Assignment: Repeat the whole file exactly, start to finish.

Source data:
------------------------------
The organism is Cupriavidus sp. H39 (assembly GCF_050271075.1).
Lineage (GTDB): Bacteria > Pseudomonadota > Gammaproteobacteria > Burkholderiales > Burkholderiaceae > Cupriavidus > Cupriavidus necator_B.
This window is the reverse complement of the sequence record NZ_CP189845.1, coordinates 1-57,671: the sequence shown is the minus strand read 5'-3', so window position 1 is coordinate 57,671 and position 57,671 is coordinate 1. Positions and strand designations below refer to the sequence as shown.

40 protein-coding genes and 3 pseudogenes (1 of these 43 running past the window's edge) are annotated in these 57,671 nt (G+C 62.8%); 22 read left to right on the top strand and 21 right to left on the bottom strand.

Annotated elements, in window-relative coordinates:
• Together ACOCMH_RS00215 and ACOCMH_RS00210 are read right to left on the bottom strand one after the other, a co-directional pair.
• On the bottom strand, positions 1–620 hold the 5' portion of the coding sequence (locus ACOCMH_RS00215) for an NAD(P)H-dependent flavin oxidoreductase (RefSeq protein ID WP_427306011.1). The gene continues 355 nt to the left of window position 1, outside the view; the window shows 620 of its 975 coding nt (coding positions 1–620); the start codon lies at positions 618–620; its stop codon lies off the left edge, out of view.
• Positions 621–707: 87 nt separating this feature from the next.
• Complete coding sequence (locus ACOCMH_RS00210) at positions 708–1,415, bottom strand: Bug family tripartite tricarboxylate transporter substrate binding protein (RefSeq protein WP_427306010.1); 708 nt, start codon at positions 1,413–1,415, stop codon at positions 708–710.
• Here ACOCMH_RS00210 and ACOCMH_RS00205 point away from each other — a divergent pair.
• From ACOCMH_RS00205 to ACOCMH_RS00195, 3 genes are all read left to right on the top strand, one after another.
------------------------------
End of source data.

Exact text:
The organism is Cupriavidus sp. H39 (assembly GCF_050271075.1).
Lineage (GTDB): Bacteria > Pseudomonadota > Gammaproteobacteria > Burkholderiales > Burkholderiaceae > Cupriavidus > Cupriavidus necator_B.
This window is the reverse complement of the sequence record NZ_CP189845.1, coordinates 1-57,671: the sequence shown is the minus strand read 5'-3', so window position 1 is coordinate 57,671 and position 57,671 is coordinate 1. Positions and strand designations below refer to the sequence as shown.

40 protein-coding genes and 3 pseudogenes (1 of these 43 running past the window's edge) are annotated in these 57,671 nt (G+C 62.8%); 22 read left to right on the top strand and 21 right to left on the bottom strand.

Annotated elements, in window-relative coordinates:
• Together ACOCMH_RS00215 and ACOCMH_RS00210 are read right to left on the bottom strand one after the other, a co-directional pair.
• On the bottom strand, positions 1–620 hold the 5' portion of the coding sequence (locus ACOCMH_RS00215) for an NAD(P)H-dependent flavin oxidoreductase (RefSeq protein ID WP_427306011.1). The gene continues 355 nt to the left of window position 1, outside the view; the window shows 620 of its 975 coding nt (coding positions 1–620); the start codon lies at positions 618–620; its stop codon lies off the left edge, out of view.
• Positions 621–707: 87 nt separating this feature from the next.
• Complete coding sequence (locus ACOCMH_RS00210) at positions 708–1,415, bottom strand: Bug family tripartite tricarboxylate transporter substrate binding protein (RefSeq protein WP_427306010.1); 708 nt, start codon at positions 1,413–1,415, stop codon at positions 708–710.
• Here ACOCMH_RS00210 and ACOCMH_RS00205 point away from each other — a divergent pair.
• From ACOCMH_RS00205 to ACOCMH_RS00195, 3 genes are all read left to right on the top strand, one after another.